This article was originally published on the J. Crayton Pruitt Family Department of Biomedical Engineering website.
Christine E. Schmidt, Ph.D., Pruitt Family Professor and chair of the J. Crayton Pruitt Family Department of Biomedical Engineering. has been named president-elect of the American Institute for Medical and Biological Engineering (AIMBE). Schmidt was inducted at AIMBE’s annual event held March 19-20, 2017 in Washington D.C. She will begin her term as president in 2018.
Members of AIMBE’s College Fellows are nominated each year by their peers and represent the top 2% of the medical and biological engineering community. Since AIMBE’s inception, over 2,000 esteemed individuals have been inducted. AIMBE’s College consists of clinicians, industry professionals, academics and scientists, who have distinguished themselves through their contributions in research, industrial practice and/or education. Fundamental to their achievements is the common goal of embracing innovation to improve the healthcare and safety of society.
Creating a Culture of Innovation
I am honored to be nominated for the position of President-Elect of AIMBE and will strive to advocate for bioengineering and the translation of health care solutions.Dr. Christine SchmidtSchmidt believes that AIMBE plays a central role in all aspects of our daily lives and has a responsibility to educate the public, government, industry and all stakeholders about medical and biological engineering.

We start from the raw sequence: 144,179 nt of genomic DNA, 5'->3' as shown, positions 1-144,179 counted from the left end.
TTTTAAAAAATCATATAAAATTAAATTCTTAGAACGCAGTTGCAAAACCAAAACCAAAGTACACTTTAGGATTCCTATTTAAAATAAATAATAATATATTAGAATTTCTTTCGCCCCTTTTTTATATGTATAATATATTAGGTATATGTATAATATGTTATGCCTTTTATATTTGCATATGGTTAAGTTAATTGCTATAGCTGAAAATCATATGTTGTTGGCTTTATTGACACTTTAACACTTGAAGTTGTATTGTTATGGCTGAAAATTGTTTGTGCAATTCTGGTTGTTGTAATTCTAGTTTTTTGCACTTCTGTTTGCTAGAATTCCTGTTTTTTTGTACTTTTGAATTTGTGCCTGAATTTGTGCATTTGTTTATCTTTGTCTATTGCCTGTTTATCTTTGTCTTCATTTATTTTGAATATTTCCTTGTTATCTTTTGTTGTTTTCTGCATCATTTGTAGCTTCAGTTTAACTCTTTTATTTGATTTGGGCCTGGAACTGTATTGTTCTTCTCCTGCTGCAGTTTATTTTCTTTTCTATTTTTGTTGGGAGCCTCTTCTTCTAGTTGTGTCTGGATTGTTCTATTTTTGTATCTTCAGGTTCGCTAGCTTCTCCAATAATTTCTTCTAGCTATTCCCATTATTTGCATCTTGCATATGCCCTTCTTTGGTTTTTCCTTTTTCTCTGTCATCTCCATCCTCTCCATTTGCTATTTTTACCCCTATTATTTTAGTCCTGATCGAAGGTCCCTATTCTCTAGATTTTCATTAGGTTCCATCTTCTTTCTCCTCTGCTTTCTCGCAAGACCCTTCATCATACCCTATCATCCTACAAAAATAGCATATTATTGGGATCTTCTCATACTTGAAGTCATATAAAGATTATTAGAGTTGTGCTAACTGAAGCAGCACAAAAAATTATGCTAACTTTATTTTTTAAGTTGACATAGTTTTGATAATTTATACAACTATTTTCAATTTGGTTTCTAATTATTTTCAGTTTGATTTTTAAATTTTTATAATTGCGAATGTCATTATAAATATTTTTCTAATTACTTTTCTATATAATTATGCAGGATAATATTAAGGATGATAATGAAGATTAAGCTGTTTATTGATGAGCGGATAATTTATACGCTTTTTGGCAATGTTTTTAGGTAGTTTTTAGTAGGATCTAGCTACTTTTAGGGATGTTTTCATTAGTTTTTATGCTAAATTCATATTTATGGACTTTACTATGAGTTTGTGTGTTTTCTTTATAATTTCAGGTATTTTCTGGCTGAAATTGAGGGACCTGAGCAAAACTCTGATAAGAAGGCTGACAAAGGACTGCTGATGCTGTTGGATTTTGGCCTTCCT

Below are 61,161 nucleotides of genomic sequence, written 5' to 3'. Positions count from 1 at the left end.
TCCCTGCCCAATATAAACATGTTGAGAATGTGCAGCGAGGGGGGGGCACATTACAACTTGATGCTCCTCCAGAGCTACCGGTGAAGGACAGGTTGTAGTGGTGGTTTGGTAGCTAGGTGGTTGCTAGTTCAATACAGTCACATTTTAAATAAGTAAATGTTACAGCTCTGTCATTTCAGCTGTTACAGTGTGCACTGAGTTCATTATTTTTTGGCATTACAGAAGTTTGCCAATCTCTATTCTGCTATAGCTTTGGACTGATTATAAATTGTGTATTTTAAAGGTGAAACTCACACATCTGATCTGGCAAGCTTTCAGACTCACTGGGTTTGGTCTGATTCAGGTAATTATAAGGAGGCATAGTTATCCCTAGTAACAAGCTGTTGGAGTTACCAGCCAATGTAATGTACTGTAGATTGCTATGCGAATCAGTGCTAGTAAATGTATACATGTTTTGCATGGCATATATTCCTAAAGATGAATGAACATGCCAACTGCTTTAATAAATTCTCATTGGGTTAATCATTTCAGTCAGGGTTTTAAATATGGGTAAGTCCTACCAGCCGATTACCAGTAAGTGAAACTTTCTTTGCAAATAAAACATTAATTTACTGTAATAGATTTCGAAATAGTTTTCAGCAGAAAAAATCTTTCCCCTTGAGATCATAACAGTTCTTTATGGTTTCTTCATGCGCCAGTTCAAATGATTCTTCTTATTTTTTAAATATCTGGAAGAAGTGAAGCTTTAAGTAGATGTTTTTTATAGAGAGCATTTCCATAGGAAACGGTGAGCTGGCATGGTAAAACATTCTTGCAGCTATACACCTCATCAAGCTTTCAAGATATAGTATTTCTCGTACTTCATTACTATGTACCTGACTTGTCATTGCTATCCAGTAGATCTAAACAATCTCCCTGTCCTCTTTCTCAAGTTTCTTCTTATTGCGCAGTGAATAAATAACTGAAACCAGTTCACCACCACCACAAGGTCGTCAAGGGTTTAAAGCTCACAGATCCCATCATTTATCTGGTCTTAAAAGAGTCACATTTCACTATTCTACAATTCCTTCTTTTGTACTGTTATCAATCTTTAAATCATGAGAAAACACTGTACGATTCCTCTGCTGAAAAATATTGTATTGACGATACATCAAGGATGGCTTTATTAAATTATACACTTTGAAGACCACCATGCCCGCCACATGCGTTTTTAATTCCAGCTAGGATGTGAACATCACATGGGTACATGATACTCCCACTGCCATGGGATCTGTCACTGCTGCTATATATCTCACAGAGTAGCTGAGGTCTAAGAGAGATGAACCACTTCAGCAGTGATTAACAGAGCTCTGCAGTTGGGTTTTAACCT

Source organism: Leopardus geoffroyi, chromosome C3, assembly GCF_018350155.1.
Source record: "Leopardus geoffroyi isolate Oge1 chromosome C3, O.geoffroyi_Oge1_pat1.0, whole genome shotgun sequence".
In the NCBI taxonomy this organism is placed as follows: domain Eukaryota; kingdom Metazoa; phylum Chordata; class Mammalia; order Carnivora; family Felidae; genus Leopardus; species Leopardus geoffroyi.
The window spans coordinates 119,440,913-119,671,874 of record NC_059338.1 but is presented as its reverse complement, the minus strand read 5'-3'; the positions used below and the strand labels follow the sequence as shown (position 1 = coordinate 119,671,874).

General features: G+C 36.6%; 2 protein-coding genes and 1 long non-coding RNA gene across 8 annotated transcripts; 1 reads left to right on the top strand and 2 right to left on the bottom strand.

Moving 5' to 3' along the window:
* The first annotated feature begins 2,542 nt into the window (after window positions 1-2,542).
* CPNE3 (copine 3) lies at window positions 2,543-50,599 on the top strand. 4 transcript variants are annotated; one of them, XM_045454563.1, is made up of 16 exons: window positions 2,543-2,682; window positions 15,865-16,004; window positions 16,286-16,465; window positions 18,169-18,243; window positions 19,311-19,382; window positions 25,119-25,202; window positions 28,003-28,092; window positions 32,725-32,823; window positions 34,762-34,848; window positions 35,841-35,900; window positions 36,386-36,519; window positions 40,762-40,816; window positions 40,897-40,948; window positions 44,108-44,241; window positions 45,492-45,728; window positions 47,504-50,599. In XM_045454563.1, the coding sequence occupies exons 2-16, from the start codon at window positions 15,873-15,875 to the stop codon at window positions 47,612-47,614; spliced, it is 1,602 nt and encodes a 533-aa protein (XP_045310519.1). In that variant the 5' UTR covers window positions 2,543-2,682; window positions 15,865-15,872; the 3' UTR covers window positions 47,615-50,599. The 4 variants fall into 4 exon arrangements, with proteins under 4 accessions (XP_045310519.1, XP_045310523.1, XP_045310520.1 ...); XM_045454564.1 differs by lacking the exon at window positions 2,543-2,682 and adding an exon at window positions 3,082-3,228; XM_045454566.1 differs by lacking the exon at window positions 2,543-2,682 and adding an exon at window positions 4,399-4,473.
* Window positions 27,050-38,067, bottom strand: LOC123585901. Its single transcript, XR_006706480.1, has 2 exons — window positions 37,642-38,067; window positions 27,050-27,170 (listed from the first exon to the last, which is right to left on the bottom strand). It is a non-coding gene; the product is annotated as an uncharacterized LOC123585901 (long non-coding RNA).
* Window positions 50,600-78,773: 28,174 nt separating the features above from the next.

“It is our responsibility, particularly considering the given political climate, to be proactive in educating and advocating, ensuring that the United States is competitive in the bioengineering field, both in terms of advanced research, as well as clinical translation and commercialization,” said Schmidt.
The UF biomedical engineering chair, who has more than 20 years of faculty career and research experience, is actively engaged in the public education of bioengineering. She’s worked alongside mentors and previous leaders from AIMBE’s Board of Directors to continue a culture of innovation and discovery in the medical and biological engineering communities.
Moving inventions beyond the lab
Christine Schmidt’s research is focused on engineering novel materials and therapeutic systems to stimulate damaged peripheral and spinal neurons to regenerate.
Her transformative work on nerve regeneration has spanned more than a decade, crossing interdisciplinary research, and has made its way into the marketplace.
Licensed by startup, AxoGen, Schmidt’s discovery is changing the lives of patients worldwide.
After years of failed surgeries, Shirley Pincus (below) found relief with Christine Schmidt’s breakthrough. She had 3 painful neuromas in her leg removed, and her nerve was repaired with AxoGen’s Avance® Nerve Graft.